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Lincoln and the Decision for WarThe Northern Response to Secession$
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Russell McClintock

Print publication date: 2008

Print ISBN-13: 9780807831885

Published to North Carolina Scholarship Online: July 2014

DOI: 10.5149/9780807886328_mcclintock

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Everybody Now Is for the Union: April–May

Everybody Now Is for the Union: April–May

Chapter:
(p.254) Chapter 10 Everybody Now Is for the Union: April–May
Source:
Lincoln and the Decision for War
Author(s):

Gary W. Gallagher

Publisher:
University of North Carolina Press
DOI:10.5149/9780807886328_mcclintock.14

This chapter discusses the negative response of Northerners to South Carolina's seizure of Fort Moultrie and the other federal defenses at Charleston, and the fury they felt with the attack on the Star of the West. Passionate differences over slavery's extension and fugitive slaves, compromise, and coercion had disintegrated in a burst of patriotism, a reaction grounded in the near-universal perception of unreasonable, unprovoked aggression on the part of the Palmetto State. President Buchanan, however, had retreated from his bold stance, conciliatory leaders in Congress had led a resurgent procompromise campaign, time had passed with no further excitement, and the groundswell of nationalist unity faded as quickly as it rose.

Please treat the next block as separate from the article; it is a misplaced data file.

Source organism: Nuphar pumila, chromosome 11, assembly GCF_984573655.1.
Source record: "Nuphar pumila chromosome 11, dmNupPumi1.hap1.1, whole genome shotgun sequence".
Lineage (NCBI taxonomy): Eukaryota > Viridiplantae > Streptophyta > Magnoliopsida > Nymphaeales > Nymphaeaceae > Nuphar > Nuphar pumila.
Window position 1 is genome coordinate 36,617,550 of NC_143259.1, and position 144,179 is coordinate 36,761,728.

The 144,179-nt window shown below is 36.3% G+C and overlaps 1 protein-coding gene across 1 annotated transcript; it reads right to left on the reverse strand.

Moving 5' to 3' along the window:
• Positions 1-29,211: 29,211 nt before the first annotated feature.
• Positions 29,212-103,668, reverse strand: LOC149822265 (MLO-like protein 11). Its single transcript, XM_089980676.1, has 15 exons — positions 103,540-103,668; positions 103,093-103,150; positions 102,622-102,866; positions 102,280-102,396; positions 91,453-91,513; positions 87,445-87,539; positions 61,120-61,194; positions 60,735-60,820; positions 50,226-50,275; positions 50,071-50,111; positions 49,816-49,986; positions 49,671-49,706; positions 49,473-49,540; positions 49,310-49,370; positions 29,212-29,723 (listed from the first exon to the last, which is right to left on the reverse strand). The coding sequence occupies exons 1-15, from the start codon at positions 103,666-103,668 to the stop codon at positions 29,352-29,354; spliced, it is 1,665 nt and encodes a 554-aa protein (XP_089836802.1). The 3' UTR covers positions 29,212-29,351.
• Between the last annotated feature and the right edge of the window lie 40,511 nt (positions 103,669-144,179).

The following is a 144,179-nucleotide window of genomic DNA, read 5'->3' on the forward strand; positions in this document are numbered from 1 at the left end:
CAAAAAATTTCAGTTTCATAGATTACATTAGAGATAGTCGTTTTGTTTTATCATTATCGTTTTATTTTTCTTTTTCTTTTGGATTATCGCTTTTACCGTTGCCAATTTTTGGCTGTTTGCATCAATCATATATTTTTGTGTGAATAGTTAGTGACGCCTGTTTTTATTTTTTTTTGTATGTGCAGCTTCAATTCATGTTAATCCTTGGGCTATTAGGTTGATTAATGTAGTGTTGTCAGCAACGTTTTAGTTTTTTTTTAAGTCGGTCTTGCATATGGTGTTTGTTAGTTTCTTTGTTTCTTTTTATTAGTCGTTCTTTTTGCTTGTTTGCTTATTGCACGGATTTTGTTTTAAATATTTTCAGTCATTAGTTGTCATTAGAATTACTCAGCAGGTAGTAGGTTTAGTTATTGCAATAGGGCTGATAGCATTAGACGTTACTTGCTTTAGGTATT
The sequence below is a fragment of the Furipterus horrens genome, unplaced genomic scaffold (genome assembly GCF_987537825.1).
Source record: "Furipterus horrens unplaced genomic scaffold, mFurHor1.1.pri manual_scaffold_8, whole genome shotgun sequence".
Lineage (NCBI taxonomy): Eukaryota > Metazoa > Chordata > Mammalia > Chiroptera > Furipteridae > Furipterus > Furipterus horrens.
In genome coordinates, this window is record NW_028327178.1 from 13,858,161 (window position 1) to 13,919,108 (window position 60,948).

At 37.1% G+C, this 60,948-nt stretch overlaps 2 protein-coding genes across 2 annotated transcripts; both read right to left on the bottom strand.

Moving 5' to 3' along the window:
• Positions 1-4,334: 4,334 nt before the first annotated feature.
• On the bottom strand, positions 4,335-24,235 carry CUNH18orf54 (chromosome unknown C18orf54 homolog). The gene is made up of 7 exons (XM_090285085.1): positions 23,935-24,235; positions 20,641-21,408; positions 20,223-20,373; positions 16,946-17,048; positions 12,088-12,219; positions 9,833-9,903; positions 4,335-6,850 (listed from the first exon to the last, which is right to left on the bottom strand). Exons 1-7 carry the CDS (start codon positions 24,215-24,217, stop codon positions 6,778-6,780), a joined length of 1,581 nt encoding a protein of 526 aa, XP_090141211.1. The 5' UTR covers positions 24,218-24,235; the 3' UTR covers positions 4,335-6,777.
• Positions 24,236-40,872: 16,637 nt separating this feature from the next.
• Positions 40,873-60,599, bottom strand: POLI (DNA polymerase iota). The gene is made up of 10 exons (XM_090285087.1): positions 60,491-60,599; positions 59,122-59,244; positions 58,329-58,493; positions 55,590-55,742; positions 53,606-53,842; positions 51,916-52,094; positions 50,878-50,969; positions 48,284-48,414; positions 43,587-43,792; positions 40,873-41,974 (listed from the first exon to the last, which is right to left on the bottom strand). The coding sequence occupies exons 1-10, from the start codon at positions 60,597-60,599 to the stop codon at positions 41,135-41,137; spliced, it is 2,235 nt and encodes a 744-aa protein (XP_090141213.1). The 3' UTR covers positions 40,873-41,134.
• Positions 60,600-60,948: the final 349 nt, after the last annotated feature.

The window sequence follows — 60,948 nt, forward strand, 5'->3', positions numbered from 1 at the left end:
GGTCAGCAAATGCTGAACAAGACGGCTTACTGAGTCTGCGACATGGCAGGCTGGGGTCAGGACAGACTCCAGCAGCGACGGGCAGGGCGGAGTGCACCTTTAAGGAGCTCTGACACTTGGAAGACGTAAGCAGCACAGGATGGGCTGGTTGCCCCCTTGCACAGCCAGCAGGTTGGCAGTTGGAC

Keywords:   Northerners, South Carolina, Fort Moultrie, Charleston, slavery's extension

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